Chuck Finney – If you want to grow listenership, get focused on your listener. The positive impact on your listenership is big if you will ask . . . and act . . . on what they say. If you want to impact more people with the message of Jesus, you need to understand your listener to communicate clearly!
What question(s) should I ask when considering hiring a research company?
Ken Farley – Does their software work seamlessly with all types of devices and platforms? What type of methodology do they use to rate songs? How often do you get to send out surveys? Besides rating the songs, what type of perceptual questions can you ask in regards to the individual songs themselves and other things outside of that? What types of reports can you generate and what parameters and flexibility do you have with the filter settings? Do they allow you the option of setting up and sending out the surveys yourself or handle all of that in-house? Some programmers prefer being more hands on while others enjoy not having to be involved in that process.
Chuck Finney – Within my budget, what research can I do to grow my audience?
Paul Goldsmith – How long does your process take and what does “done” look like? Will you provide analysis and actionable insights? What does that look like?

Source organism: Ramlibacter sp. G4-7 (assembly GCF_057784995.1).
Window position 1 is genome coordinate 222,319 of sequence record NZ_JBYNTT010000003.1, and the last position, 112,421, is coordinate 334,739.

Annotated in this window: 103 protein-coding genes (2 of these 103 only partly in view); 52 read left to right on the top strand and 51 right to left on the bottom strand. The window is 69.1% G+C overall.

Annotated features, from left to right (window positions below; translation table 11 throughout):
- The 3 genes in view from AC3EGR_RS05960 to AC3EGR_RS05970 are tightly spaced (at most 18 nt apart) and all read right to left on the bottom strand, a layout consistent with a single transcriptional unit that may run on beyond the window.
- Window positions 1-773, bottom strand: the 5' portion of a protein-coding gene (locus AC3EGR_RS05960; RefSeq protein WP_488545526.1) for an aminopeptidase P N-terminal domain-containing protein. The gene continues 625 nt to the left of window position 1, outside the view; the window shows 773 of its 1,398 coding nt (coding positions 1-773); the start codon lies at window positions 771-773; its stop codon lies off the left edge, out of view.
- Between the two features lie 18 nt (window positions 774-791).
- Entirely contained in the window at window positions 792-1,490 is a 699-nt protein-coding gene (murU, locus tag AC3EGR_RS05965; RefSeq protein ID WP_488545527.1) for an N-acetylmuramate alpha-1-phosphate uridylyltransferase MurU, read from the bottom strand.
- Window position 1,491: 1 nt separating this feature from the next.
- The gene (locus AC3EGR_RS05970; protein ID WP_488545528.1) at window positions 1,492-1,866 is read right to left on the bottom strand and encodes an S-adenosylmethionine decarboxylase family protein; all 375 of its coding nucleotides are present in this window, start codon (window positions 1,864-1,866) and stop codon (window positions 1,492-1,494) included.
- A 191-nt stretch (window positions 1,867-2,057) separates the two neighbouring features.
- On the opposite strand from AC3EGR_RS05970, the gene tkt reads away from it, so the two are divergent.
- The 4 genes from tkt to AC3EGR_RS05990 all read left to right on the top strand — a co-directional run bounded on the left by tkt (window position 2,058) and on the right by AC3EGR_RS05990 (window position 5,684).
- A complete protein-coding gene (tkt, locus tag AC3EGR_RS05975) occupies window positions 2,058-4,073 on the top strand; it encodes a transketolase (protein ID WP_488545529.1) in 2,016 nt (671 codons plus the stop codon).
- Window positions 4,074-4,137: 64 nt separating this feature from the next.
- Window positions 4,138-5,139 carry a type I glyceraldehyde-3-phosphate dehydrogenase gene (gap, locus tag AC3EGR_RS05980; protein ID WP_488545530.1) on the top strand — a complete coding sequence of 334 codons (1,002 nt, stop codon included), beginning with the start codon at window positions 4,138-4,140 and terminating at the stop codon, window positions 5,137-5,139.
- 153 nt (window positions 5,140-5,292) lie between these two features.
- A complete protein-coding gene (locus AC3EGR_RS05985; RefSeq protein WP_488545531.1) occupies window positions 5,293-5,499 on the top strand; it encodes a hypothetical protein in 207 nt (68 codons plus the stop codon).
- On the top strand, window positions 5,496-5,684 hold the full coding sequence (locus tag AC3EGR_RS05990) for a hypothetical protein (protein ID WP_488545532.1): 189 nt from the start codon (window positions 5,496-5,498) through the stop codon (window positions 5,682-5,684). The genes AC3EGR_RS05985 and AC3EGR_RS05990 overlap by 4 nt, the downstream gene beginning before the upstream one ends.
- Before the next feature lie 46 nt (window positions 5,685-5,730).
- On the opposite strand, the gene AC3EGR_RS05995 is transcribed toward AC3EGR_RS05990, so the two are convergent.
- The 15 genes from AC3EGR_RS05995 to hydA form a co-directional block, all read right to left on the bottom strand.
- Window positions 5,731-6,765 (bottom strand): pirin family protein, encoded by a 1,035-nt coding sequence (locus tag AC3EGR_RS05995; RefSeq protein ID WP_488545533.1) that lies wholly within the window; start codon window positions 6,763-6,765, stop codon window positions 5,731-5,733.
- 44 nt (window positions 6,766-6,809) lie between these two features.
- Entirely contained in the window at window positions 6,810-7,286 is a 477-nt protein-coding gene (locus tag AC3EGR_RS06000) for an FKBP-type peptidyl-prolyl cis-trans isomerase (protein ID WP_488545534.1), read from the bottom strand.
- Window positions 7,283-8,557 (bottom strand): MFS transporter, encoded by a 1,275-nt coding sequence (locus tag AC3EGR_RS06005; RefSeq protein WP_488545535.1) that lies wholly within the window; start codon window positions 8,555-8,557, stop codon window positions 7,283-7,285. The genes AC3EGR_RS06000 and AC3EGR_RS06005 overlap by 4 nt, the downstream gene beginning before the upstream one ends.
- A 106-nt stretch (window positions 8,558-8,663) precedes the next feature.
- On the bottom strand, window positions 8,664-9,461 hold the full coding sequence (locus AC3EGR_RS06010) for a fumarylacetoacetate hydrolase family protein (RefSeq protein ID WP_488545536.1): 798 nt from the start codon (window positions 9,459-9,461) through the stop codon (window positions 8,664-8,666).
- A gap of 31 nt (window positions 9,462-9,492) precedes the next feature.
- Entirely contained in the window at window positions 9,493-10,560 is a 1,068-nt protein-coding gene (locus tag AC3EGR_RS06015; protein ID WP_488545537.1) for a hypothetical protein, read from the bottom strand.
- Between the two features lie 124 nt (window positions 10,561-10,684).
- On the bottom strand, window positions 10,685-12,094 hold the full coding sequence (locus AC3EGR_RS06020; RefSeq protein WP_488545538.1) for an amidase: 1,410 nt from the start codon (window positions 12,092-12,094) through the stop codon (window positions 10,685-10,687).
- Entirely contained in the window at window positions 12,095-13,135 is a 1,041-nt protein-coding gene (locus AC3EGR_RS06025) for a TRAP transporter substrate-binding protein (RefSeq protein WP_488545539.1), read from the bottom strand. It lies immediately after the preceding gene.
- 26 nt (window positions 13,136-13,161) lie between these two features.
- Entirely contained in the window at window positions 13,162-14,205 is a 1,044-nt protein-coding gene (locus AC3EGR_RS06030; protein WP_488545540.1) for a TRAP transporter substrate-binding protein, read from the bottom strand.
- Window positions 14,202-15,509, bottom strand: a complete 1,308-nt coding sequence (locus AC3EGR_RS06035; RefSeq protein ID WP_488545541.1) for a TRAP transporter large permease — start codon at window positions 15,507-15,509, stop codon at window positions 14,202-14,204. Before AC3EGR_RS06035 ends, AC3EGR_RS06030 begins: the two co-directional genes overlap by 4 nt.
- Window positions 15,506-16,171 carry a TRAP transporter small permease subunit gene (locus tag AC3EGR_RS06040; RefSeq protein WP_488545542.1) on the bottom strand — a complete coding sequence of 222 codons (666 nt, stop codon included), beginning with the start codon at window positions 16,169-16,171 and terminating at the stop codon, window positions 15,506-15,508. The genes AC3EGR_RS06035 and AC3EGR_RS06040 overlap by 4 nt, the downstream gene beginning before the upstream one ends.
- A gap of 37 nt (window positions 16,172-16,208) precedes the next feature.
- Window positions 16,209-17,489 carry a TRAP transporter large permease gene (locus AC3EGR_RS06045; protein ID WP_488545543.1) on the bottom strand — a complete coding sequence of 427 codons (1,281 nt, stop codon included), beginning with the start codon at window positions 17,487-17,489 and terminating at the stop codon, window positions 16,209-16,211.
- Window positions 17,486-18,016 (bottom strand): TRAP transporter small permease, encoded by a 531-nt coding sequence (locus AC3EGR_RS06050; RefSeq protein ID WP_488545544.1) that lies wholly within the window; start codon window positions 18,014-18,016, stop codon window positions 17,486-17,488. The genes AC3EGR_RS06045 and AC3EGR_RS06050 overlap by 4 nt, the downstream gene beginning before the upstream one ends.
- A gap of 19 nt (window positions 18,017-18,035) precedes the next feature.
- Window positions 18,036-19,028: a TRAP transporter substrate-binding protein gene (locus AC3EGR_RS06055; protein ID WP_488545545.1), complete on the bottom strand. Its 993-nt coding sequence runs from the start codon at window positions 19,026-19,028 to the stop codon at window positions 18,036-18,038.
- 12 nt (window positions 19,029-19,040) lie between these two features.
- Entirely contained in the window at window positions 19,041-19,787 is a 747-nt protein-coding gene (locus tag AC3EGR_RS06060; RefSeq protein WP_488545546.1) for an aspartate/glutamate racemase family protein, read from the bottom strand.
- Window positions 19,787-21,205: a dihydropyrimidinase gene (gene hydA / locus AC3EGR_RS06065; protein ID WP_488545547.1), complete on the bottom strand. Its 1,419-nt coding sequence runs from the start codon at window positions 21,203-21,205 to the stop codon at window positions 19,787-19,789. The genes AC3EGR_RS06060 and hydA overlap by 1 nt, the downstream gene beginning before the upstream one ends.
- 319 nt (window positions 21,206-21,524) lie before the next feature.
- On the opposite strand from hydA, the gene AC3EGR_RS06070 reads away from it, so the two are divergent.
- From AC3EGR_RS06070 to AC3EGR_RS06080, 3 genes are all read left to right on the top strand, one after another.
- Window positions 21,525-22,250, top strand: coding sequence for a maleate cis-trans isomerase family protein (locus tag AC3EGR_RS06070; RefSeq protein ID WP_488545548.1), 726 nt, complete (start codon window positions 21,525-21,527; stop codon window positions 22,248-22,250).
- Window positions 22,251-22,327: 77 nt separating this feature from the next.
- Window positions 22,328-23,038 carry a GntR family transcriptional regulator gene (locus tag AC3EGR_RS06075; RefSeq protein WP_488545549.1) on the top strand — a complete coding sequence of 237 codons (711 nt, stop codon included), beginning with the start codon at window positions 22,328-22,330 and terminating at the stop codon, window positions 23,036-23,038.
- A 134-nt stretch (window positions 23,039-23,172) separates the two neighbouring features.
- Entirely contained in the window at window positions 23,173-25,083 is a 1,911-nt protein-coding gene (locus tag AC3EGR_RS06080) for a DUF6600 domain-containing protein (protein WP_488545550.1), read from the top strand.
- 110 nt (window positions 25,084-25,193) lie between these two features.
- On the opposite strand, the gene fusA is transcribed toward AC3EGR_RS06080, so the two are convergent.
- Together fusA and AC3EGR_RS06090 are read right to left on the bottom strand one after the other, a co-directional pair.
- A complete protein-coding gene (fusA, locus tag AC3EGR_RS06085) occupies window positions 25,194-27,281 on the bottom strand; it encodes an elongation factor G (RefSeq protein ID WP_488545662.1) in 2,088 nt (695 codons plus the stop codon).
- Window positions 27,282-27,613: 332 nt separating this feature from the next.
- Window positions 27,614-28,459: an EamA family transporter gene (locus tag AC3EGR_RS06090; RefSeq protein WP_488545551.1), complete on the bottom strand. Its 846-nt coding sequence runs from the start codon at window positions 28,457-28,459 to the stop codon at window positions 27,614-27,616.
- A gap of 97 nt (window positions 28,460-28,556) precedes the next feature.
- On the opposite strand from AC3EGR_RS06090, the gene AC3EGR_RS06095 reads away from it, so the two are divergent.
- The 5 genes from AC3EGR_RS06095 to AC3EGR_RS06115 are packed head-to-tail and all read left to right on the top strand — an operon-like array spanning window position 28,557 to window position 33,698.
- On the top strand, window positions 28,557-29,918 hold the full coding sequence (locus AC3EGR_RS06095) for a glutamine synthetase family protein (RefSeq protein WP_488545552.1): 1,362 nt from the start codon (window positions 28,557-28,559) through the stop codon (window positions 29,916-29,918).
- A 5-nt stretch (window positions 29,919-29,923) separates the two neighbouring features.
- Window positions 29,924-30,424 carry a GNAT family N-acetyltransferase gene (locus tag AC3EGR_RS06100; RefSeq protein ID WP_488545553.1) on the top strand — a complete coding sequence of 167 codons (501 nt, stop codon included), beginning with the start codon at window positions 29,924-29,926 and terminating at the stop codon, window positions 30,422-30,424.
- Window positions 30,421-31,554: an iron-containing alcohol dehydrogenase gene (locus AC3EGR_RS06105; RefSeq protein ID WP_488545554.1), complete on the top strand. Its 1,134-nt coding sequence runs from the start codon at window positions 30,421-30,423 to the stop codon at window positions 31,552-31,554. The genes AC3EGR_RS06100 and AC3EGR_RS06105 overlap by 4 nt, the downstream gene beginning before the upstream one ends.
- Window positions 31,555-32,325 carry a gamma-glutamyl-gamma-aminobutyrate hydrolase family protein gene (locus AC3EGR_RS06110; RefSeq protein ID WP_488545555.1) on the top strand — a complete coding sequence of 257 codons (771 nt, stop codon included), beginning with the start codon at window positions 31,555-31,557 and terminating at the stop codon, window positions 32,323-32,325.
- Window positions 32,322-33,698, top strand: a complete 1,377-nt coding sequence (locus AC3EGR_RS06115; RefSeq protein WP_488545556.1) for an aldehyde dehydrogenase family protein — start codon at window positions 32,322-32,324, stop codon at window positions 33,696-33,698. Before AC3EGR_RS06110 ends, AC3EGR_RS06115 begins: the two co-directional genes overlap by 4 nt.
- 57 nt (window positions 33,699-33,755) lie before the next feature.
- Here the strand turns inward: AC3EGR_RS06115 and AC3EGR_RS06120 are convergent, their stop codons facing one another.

How do I afford research on a tight budget?
Chuck Finney – There are almost certainly steps you can take to better understand your listener . . . and grow your audience . . . on a smaller budget. It’s also possible to set aside a category for research over a couple of years—or raise money from a donor with research as a special project.
Paul Goldsmith – Your competition spends a lot of money on research. They will gladly buy your station and do it for you.
Ken Farley – One reason why you might have a tight budget is because you don’t do any research. From my perspective, you can’t afford not to do research. If you’re not directly responsible for setting and approving budgets, put together your list of reasons why and how you believe the station would benefit from doing research. Then ask for a three to six month test run to show them how effective it is. If resources aren’t approved for music testing, try to think of creative, out-of-the-box ways that you can generate the funds necessary to add research to your toolbox. It’s a great way to connect with your audience and get a pretty reliable picture of how well your station is serving them and what changes you can make to widen the net of impact, listenership and support you have in your community!